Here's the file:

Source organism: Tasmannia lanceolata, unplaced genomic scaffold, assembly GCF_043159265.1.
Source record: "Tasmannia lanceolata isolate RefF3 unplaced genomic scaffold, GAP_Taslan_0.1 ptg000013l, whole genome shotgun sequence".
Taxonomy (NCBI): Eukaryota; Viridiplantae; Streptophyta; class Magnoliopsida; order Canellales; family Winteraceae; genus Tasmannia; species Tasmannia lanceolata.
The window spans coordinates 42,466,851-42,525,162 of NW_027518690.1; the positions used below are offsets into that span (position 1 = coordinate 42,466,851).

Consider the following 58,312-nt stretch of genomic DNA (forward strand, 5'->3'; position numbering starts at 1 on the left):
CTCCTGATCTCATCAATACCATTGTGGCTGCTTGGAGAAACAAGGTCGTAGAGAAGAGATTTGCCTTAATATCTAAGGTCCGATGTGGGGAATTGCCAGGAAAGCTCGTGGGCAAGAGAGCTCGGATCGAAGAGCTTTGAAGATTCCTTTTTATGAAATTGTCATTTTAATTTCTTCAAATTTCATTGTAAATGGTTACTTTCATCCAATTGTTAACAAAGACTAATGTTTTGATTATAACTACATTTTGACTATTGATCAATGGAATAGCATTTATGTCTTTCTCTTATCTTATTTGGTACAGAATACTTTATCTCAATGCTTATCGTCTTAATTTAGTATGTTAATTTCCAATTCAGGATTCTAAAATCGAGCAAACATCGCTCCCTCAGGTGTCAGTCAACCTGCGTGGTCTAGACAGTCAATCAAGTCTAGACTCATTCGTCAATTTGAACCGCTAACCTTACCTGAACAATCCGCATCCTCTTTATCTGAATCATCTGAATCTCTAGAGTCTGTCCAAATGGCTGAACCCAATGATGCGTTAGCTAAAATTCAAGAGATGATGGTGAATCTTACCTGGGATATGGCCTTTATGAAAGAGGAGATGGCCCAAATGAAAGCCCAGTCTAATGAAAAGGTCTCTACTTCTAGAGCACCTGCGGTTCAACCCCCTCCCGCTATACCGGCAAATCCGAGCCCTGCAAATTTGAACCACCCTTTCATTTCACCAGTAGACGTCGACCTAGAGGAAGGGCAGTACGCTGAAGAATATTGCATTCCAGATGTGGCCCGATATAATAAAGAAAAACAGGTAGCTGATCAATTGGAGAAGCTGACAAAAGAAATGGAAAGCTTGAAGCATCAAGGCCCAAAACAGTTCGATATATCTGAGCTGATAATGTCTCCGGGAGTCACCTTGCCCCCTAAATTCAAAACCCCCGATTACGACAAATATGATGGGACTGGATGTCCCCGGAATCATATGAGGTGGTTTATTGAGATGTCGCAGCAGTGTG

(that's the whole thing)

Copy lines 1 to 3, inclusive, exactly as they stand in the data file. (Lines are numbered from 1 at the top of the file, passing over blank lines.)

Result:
Source organism: Tasmannia lanceolata, unplaced genomic scaffold, assembly GCF_043159265.1.
Source record: "Tasmannia lanceolata isolate RefF3 unplaced genomic scaffold, GAP_Taslan_0.1 ptg000013l, whole genome shotgun sequence".
Taxonomy (NCBI): Eukaryota; Viridiplantae; Streptophyta; class Magnoliopsida; order Canellales; family Winteraceae; genus Tasmannia; species Tasmannia lanceolata.